He mentioned that issue again Wednesday night at his "State of the District" address, which allows him to be critical of the project without actually joining the opponents who are suing to block eminent domain.
While issues of process and planning may be amenable to negotiation, eminent domain is far less open to negotiation, given that the Empire State Development Corporation (ESDC) has announced its intent to pursue condemnation for properties developer Forest City Ratner has not been able to acquire. And the ESDC has defended its position quite vigorously in court.
Jeffries' position (click to enlarge), developed in 2006 when he was a candidate facing against clear AY opponent Bill Batson and proponent Freddie Hamilton, allowed him to establish a mend-it-don't-end-it position.
But the eminent domain date is drawing closer, as the ESDC defends a lawsuit filed by 14 plaintiffs, including three residential tenants, one commercial tenant, and two residential owners within the proposed arena footprint. (One of those owners has tenants.)
Of the plaintiffs in the footprint as a whole, two of the six residential renters as a whole are said to have settled, and it's possible that they are among the three cited above. Another pair of lawsuits, yet unresolved, have been filed by 13 tenants living in the footprint of the arena block, who also face displacement.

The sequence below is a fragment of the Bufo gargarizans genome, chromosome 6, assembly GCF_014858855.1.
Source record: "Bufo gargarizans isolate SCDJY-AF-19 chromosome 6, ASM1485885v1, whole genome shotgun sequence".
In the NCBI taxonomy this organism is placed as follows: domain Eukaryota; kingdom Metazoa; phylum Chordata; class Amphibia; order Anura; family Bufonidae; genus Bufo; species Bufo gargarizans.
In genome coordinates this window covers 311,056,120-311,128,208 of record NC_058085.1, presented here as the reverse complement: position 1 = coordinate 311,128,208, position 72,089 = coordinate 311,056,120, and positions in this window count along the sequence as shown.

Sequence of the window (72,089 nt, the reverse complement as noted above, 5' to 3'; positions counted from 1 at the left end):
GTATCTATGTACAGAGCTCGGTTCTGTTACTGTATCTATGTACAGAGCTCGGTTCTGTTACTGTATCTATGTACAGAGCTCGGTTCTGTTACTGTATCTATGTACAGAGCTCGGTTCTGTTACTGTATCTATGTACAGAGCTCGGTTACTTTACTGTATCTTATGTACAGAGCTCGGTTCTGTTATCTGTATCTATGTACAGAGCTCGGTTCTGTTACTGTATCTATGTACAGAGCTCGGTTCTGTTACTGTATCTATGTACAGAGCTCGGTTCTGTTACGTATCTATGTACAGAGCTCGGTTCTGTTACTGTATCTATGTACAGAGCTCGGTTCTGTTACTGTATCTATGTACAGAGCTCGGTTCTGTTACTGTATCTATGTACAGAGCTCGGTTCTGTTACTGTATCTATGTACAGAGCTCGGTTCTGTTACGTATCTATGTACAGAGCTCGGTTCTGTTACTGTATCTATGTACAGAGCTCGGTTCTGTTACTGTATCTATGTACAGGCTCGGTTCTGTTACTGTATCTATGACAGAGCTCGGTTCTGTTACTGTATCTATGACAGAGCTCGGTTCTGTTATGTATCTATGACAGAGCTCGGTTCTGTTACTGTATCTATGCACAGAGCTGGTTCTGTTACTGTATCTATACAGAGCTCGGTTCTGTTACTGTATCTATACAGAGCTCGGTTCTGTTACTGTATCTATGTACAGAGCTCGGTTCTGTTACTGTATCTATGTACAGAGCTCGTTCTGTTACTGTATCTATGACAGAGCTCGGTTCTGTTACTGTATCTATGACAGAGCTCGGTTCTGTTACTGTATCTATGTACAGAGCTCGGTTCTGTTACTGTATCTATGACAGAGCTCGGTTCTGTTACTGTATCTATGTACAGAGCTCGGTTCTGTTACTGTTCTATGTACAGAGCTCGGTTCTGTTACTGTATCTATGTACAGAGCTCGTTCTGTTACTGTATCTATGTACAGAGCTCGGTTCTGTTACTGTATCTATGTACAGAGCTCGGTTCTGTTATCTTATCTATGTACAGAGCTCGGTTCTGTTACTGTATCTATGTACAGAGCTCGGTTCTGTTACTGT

And the dismissal of the state lawsuit challenging the project, though it will be appealed, is another step toward condemnation.
“My commitment to not supporting eminent domain for an arena remains firm,” Jeffries told me January 4, when I interviewed him about his comments comparing Atlantic Yards and Downtown Brooklyn development.
Will ESDC not pull the trigger?
Jeffries hasn’t supported the lawsuit--which challenges the project as a whole--so why hasn’t he done more than state his position?
“Eminent domain will have to be exercised through the ESDC. I’m not convinced that the [Gov. Eliot] Spitzer administration needs this fight,” he responded. “The Spitzer administration had a very uneven first year. He has a very aggressive and ambitious agenda for reform in Albany. I think they’re going to make every effort to be sensitive to concerns of local elected officials.”
“They inherited this lawsuit,” he said. “I think it will be a terrible fight for them to take on. I still think the Spitzer administration hopes for a negotiated solution. Ethically it’s not right to throw someone out of their home to build a basketball arena.”
I told Jeffries that all signs show that the Spitzer administration is moving forward to do exactly that. “If they pull the trigger,” he said, “it’s a tough political decision that I think will have negative implications on their ability to move forward with their agenda. That’s just my instincts, but assuming my other colleagues are as passionate as I am, there are going to be consequences.”
But what impact can Jeffries have, even with the help of some fellow local elected state officials? Spitzer last year did not heed requests by several organizations--including those not opposed to Atlantic Yards--and elected officials who asked that he support a delay in the AY approval vote.
Yes, the governor has suffered some political setbacks. But it's easy to imagine project proponents arguing that the number of displaced residents would be relatively small, given the expected benefits the state has calculated. And there's no reason to think Spitzer will back off from the AY steamroller, whatever concerns Jeffries and other officials express.